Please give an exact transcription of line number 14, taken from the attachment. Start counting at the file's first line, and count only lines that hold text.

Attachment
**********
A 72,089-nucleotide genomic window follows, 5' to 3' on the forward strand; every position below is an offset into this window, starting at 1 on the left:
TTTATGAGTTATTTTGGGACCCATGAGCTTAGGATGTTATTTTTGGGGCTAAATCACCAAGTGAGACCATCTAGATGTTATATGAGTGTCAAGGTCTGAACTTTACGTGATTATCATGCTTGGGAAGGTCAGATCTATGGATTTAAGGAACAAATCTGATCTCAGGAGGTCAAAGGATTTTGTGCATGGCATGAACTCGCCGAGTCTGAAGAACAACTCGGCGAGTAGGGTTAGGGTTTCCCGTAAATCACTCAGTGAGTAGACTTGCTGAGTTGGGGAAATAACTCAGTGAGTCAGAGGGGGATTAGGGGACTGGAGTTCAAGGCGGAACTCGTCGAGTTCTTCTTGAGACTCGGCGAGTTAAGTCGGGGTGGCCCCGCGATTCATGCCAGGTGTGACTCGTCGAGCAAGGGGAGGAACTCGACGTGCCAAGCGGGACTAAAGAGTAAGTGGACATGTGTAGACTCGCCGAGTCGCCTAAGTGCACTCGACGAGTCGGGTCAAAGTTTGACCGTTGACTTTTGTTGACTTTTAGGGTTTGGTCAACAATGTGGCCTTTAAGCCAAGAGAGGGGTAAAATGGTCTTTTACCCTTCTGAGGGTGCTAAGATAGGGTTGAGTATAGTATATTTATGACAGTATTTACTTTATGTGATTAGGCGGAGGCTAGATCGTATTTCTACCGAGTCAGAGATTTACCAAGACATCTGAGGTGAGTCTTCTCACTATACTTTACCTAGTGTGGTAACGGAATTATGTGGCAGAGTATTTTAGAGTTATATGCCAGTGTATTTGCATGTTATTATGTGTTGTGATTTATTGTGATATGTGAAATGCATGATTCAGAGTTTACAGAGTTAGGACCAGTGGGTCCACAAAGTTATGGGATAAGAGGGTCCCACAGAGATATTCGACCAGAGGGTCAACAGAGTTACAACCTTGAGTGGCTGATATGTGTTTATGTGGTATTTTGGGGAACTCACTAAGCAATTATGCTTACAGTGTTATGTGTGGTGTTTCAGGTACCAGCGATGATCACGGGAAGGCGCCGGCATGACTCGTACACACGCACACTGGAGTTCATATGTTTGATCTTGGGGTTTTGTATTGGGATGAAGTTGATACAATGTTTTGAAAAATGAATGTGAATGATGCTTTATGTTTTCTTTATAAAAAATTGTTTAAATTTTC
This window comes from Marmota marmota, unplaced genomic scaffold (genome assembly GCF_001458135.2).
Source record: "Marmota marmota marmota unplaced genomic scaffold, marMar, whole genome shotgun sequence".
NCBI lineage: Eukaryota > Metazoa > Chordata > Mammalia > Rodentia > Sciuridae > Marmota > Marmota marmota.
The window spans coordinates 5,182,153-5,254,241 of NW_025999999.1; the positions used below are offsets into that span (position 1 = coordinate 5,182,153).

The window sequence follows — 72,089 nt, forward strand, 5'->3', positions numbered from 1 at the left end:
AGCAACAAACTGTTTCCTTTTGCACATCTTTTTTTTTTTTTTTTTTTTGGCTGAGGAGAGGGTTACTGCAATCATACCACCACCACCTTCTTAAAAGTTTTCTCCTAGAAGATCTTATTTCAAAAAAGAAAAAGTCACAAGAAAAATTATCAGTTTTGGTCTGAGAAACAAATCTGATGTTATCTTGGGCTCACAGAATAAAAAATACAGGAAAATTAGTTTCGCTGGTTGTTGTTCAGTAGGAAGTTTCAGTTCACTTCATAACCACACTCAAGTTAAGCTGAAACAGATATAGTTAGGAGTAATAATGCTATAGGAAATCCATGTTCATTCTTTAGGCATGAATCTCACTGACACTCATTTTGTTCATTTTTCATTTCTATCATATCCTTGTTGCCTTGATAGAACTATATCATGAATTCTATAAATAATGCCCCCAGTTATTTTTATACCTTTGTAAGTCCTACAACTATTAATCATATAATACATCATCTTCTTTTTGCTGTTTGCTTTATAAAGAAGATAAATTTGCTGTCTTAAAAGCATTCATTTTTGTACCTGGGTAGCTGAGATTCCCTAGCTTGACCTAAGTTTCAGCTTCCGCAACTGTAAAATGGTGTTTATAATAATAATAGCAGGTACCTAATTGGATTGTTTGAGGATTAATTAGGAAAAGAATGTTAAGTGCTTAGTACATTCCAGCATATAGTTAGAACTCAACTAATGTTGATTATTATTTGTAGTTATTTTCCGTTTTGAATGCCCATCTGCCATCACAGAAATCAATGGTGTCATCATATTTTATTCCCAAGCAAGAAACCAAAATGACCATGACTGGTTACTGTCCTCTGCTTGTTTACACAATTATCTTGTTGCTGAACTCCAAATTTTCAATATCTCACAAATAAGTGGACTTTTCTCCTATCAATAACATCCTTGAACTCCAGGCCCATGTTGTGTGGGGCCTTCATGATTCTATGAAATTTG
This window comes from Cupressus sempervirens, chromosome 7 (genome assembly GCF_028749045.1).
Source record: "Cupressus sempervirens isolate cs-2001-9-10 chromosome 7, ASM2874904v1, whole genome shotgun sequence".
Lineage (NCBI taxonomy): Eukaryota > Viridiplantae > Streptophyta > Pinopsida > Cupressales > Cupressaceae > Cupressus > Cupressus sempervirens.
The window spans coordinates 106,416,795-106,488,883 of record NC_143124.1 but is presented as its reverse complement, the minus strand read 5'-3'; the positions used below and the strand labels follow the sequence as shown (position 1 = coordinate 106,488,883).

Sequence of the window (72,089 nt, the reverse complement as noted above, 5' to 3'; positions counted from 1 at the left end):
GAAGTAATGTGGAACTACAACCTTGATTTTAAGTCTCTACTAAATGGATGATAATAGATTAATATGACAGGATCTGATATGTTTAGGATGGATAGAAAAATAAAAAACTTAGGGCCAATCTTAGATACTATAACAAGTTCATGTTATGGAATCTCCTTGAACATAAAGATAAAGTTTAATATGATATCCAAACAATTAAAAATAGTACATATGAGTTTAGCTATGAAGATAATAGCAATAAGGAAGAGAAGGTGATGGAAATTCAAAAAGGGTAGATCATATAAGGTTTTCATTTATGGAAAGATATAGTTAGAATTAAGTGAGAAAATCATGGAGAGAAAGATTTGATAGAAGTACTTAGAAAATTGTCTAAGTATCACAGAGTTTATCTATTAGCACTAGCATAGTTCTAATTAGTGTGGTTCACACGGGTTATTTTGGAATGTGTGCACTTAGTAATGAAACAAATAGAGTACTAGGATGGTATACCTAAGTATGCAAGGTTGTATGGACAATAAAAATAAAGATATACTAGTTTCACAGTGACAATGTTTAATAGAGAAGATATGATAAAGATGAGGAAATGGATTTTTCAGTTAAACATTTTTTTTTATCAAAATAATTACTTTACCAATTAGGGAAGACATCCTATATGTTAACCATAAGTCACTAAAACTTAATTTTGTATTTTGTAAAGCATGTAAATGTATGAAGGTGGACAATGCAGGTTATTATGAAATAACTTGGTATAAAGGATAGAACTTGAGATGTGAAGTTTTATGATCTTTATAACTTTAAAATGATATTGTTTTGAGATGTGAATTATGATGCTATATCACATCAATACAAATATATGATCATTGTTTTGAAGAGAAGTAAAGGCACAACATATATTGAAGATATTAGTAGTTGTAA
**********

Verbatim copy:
GAAGTAATGTGGAACTACAACCTTGATTTTAAGTCTCTACTAAATGGATGATAATAGATTAATATGACAGGATCTGATATGTTTAGGATGGATAGAAAAATAAAAAACTTAGGGCCAATCTTAGATACTATAACAAGTTCATGTTATGGAATCTCCTTGAACATAAAGATAAAGTTTAATATGATATCCAAACAATTAAAAATAGTACATATGAGTTTAGCTATGAAGATAATAGCAATAAGGAAGAGAAGGTGATGGAAATTCAAAAAGGGTAGATCATATAAGGTTTTCATTTATGGAAAGATATAGTTAGAATTAAGTGAGAAAATCATGGAGAGAAAGATTTGATAGAAGTACTTAGAAAATTGTCTAAGTATCACAGAGTTTATCTATTAGCACTAGCATAGTTCTAATTAGTGTGGTTCACACGGGTTATTTTGGAATGTGTGCACTTAGTAATGAAACAAATAGAGTACTAGGATGGTATACCTAAGTATGCAAGGTTGTATGGACAATAAAAATAAAGATATACTAGTTTCACAGTGACAATGTTTAATAGAGAAGATATGATAAAGATGAGGAAATGGATTTTTCAGTTAAACATTTTTTTTTATCAAAATAATTACTTTACCAATTAGGGAAGACATCCTATATGTTAACCATAAGTCACTAAAACTTAATTTTGTATTTTGTAAAGCATGTAAATGTATGAAGGTGGACAATGCAGGTTATTATGAAATAACTTGGTATAAAGGATAGAACTTGAGATGTGAAGTTTTATGATCTTTATAACTTTAAAATGATATTGTTTTGAGATGTGAATTATGATGCTATATCACATCAATACAAATATATGATCATTGTTTTGAAGAGAAGTAAAGGCACAACATATATTGAAGATATTAGTAGTTGTAA